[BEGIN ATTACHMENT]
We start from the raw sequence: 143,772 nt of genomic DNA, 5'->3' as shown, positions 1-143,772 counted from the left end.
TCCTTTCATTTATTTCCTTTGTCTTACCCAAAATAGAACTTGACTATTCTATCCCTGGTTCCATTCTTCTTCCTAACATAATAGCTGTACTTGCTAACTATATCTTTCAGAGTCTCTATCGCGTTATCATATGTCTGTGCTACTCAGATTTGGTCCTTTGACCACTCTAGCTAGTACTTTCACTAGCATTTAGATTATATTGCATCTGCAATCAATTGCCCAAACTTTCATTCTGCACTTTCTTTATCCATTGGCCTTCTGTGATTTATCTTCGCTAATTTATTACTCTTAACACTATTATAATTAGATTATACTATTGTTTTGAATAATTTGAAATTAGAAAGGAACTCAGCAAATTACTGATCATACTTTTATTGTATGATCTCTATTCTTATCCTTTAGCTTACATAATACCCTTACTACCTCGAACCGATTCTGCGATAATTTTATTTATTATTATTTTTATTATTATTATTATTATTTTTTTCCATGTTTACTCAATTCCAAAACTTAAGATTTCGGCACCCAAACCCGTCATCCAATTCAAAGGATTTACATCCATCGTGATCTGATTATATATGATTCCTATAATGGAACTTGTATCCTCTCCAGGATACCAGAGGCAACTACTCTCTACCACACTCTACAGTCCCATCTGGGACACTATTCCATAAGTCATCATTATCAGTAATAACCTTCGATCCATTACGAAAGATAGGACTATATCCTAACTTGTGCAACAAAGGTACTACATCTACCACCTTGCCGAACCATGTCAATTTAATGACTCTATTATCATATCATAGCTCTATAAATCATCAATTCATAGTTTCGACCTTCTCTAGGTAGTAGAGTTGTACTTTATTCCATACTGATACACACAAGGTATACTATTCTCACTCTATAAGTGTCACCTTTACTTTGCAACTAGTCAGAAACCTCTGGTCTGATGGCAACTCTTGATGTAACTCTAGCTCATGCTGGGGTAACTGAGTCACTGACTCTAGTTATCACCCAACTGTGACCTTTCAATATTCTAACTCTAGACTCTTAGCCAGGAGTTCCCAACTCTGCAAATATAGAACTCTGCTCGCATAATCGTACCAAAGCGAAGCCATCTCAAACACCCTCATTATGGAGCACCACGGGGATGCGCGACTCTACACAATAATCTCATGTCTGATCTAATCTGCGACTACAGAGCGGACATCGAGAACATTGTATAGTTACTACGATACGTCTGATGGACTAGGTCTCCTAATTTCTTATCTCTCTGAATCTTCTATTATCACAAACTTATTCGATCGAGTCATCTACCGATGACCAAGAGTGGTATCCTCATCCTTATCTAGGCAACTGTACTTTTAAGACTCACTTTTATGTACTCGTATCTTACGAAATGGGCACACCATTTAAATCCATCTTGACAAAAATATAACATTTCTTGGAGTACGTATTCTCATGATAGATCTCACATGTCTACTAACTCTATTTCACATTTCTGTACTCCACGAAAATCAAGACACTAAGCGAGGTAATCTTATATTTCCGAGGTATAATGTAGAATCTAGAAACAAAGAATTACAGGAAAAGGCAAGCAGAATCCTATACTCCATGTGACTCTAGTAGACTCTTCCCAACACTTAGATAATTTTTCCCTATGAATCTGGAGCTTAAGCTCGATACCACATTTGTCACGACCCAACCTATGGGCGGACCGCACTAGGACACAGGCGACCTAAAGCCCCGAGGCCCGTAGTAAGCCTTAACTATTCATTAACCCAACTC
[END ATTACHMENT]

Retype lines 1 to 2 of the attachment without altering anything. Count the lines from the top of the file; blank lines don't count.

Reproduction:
We start from the raw sequence: 143,772 nt of genomic DNA, 5'->3' as shown, positions 1-143,772 counted from the left end.
TCCTTTCATTTATTTCCTTTGTCTTACCCAAAATAGAACTTGACTATTCTATCCCTGGTTCCATTCTTCTTCCTAACATAATAGCTGTACTTGCTAACTATATCTTTCAGAGTCTCTATCGCGTTATCATATGTCTGTGCTACTCAGATTTGGTCCTTTGACCACTCTAGCTAGTACTTTCACTAGCATTTAGATTATATTGCATCTGCAATCAATTGCCCAAACTTTCATTCTGCACTTTCTTTATCCATTGGCCTTCTGTGATTTATCTTCGCTAATTTATTACTCTTAACACTATTATAATTAGATTATACTATTGTTTTGAATAATTTGAAATTAGAAAGGAACTCAGCAAATTACTGATCATACTTTTATTGTATGATCTCTATTCTTATCCTTTAGCTTACATAATACCCTTACTACCTCGAACCGATTCTGCGATAATTTTATTTATTATTATTTTTATTATTATTATTATTATTTTTTTCCATGTTTACTCAATTCCAAAACTTAAGATTTCGGCACCCAAACCCGTCATCCAATTCAAAGGATTTACATCCATCGTGATCTGATTATATATGATTCCTATAATGGAACTTGTATCCTCTCCAGGATACCAGAGGCAACTACTCTCTACCACACTCTACAGTCCCATCTGGGACACTATTCCATAAGTCATCATTATCAGTAATAACCTTCGATCCATTACGAAAGATAGGACTATATCCTAACTTGTGCAACAAAGGTACTACATCTACCACCTTGCCGAACCATGTCAATTTAATGACTCTATTATCATATCATAGCTCTATAAATCATCAATTCATAGTTTCGACCTTCTCTAGGTAGTAGAGTTGTACTTTATTCCATACTGATACACACAAGGTATACTATTCTCACTCTATAAGTGTCACCTTTACTTTGCAACTAGTCAGAAACCTCTGGTCTGATGGCAACTCTTGATGTAACTCTAGCTCATGCTGGGGTAACTGAGTCACTGACTCTAGTTATCACCCAACTGTGACCTTTCAATATTCTAACTCTAGACTCTTAGCCAGGAGTTCCCAACTCTGCAAATATAGAACTCTGCTCGCATAATCGTACCAAAGCGAAGCCATCTCAAACACCCTCATTATGGAGCACCACGGGGATGCGCGACTCTACACAATAATCTCATGTCTGATCTAATCTGCGACTACAGAGCGGACATCGAGAACATTGTATAGTTACTACGATACGTCTGATGGACTAGGTCTCCTAATTTCTTATCTCTCTGAATCTTCTATTATCACAAACTTATTCGATCGAGTCATCTACCGATGACCAAGAGTGGTATCCTCATCCTTATCTAGGCAACTGTACTTTTAAGACTCACTTTTATGTACTCGTATCTTACGAAATGGGCACACCATTTAAATCCATCTTGACAAAAATATAACATTTCTTGGAGTACGTATTCTCATGATAGATCTCACATGTCTACTAACTCTATTTCACATTTCTGTACTCCACGAAAATCAAGACACTAAGCGAGGTAATCTTATATTTCCGAGGTATAATGTAGAATCTAGAAACAAAGAATTACAGGAAAAGGCAAGCAGAATCCTATACTCCATGTGACTCTAGTAGACTCTTCCCAACACTTAGATAATTTTTCCCTATGAATCTGGAGCTTAAGCTCGATACCACATTTGTCACGACCCAACCTATGGGCGGACCGCACTAGGACACAGGCGACCTAAAGCCCCGAGGCCCGTAGTAAGCCTTAACTATTCATTAACCCAACTC